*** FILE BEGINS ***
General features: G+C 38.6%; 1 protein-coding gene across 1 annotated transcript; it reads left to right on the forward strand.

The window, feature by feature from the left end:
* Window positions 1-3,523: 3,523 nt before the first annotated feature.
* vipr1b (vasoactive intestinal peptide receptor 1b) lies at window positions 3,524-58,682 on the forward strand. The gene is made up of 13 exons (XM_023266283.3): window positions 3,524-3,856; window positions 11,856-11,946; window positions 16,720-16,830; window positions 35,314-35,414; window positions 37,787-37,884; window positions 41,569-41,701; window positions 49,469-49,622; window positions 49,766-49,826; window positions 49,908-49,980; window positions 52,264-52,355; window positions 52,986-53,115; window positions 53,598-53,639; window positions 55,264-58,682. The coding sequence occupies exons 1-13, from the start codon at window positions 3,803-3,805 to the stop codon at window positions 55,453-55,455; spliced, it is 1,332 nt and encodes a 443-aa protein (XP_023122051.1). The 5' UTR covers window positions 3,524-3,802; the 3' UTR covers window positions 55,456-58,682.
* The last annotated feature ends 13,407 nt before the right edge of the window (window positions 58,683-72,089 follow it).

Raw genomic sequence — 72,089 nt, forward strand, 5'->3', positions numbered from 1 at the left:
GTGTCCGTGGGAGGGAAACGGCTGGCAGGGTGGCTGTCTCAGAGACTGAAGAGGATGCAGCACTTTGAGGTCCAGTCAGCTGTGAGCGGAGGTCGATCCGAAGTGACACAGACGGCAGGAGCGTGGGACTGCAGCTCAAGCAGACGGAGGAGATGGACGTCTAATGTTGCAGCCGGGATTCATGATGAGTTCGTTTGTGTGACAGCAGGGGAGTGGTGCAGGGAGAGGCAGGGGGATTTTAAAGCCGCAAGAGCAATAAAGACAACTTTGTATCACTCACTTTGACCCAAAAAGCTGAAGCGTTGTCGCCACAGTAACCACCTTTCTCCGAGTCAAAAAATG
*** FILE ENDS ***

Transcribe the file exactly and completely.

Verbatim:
General features: G+C 38.6%; 1 protein-coding gene across 1 annotated transcript; it reads left to right on the forward strand.

The window, feature by feature from the left end:
* Window positions 1-3,523: 3,523 nt before the first annotated feature.
* vipr1b (vasoactive intestinal peptide receptor 1b) lies at window positions 3,524-58,682 on the forward strand. The gene is made up of 13 exons (XM_023266283.3): window positions 3,524-3,856; window positions 11,856-11,946; window positions 16,720-16,830; window positions 35,314-35,414; window positions 37,787-37,884; window positions 41,569-41,701; window positions 49,469-49,622; window positions 49,766-49,826; window positions 49,908-49,980; window positions 52,264-52,355; window positions 52,986-53,115; window positions 53,598-53,639; window positions 55,264-58,682. The coding sequence occupies exons 1-13, from the start codon at window positions 3,803-3,805 to the stop codon at window positions 55,453-55,455; spliced, it is 1,332 nt and encodes a 443-aa protein (XP_023122051.1). The 5' UTR covers window positions 3,524-3,802; the 3' UTR covers window positions 55,456-58,682.
* The last annotated feature ends 13,407 nt before the right edge of the window (window positions 58,683-72,089 follow it).

Raw genomic sequence — 72,089 nt, forward strand, 5'->3', positions numbered from 1 at the left:
GTGTCCGTGGGAGGGAAACGGCTGGCAGGGTGGCTGTCTCAGAGACTGAAGAGGATGCAGCACTTTGAGGTCCAGTCAGCTGTGAGCGGAGGTCGATCCGAAGTGACACAGACGGCAGGAGCGTGGGACTGCAGCTCAAGCAGACGGAGGAGATGGACGTCTAATGTTGCAGCCGGGATTCATGATGAGTTCGTTTGTGTGACAGCAGGGGAGTGGTGCAGGGAGAGGCAGGGGGATTTTAAAGCCGCAAGAGCAATAAAGACAACTTTGTATCACTCACTTTGACCCAAAAAGCTGAAGCGTTGTCGCCACAGTAACCACCTTTCTCCGAGTCAAAAAATG